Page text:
When starting a business, speak with those who have helped start thousands of them.
Business Link North Carolina (BLNC) is a free resource for anyone seeking to start a small business in the state. We offer one-on-one phone consultations to hundreds of individuals interested in establishing a business start-up, small business owners in need of general support, and small-business entrepreneurs interested in moving to North Carolina.
Our team of business counselors offers straightforward, easy-to-understand guidance in both English and Spanish on topics including regulatory requirements, licensing stipulations, small-business training and more.
To get started with a BLNC business counselor, call us toll free at (800) 228-8443 Monday through Friday, 8 a.m. to 5 p.m.
Business Planning Checklist
Create a business plan.
For any business, the first step is to turn your basic idea into a written, viable plan of action. A well-thought-out business plan is necessary for obtaining loans and is a model for your success.
Decide on your business structure and register your business name.
Be sure to carefully consider the management, structural and tax implications of your decision.
Get license requirements.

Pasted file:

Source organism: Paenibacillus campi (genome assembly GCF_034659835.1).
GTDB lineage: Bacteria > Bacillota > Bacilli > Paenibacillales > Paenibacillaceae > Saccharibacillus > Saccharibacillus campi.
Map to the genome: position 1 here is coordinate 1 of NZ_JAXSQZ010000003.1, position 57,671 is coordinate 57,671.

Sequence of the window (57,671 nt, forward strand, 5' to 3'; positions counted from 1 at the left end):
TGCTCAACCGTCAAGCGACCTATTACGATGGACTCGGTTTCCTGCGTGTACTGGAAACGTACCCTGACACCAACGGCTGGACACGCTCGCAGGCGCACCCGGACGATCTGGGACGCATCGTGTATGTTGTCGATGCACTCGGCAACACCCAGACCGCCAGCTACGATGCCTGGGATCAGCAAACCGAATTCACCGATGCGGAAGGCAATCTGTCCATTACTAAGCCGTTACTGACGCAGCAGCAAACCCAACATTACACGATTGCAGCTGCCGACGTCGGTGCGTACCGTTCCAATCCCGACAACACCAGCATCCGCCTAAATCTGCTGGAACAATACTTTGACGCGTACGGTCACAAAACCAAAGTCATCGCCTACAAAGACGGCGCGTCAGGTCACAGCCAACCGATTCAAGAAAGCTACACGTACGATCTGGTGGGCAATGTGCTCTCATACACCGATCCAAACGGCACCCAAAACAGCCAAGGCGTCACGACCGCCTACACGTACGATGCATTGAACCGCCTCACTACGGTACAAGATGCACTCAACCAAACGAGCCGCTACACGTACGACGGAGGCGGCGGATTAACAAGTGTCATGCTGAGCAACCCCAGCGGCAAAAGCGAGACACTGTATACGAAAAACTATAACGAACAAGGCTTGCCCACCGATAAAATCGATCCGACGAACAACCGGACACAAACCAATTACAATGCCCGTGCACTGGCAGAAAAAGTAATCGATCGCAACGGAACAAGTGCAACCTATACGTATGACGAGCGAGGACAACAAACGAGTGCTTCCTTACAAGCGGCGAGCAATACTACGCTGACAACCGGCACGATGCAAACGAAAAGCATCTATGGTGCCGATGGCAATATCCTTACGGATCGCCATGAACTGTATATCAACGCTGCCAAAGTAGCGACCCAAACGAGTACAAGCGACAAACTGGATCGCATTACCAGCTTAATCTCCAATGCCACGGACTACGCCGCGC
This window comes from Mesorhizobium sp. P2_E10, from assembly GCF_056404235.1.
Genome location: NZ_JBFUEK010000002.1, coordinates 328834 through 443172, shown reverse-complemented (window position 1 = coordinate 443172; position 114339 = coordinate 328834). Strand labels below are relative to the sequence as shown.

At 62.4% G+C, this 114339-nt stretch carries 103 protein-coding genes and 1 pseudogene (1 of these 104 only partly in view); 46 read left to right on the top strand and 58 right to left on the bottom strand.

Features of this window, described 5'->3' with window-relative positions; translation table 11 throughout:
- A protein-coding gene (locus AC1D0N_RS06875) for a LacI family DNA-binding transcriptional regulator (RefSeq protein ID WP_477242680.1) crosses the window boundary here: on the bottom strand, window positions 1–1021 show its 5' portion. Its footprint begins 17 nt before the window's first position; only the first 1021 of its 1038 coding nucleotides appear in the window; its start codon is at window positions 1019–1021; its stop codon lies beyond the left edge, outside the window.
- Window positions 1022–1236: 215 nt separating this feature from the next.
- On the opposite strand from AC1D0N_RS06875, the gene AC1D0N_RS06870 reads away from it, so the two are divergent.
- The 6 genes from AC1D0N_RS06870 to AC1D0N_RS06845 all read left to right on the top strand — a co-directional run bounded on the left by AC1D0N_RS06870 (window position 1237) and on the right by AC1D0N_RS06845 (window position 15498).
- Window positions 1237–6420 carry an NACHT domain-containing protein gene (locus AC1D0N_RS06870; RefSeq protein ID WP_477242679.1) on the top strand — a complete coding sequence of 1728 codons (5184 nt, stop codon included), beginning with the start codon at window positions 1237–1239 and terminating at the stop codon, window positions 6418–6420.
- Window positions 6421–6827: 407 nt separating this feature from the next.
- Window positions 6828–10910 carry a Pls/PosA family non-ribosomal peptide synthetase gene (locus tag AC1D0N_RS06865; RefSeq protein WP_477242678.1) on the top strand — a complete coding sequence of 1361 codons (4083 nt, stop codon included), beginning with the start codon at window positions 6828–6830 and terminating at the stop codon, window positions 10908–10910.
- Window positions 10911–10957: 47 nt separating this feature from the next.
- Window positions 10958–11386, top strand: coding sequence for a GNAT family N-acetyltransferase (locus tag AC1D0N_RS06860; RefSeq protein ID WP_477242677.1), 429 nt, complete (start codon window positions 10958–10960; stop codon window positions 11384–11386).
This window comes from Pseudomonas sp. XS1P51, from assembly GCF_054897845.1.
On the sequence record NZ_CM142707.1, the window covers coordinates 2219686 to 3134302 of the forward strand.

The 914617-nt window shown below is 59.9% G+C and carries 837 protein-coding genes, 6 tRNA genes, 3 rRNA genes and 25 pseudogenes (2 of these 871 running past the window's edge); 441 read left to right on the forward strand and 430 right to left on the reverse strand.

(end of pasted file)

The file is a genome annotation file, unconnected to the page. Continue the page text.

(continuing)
The State of North Carolina does not issue a single business license. Your business may be subject to state, city, county and/or federal requirements.
Call our Business Link North Carolina (BLNC) team at (800) 228-8443 or (919) 447-7828 to determine your state license needs.
Obtain the necessary tax information.
Taxation for small businesses may be simple or complex, depending on the size and structure of your business. The tax liability for each business will be different.
Consult your attorney and accountant regarding comprehensive tax planning.
Identify sources of financing.
We can provide you an overview of financial resources available for small business owners in North Carolina.
Learn about employer reporting requirements and responsibilities.
Learn more about how to register as an employer, unemployment insurance and worker’s compensation insurance.
- Consult with an accountant for bookkeeping and tax purposes.
- Obtain insurance.
- Review contracts with legal counsel.
- Review applicable regulations (OSHA, EPA, Labor, etc.).
- Register trademarks or patents.
- Develop policy and employee handbook.
- Join trade associations and chambers of commerce.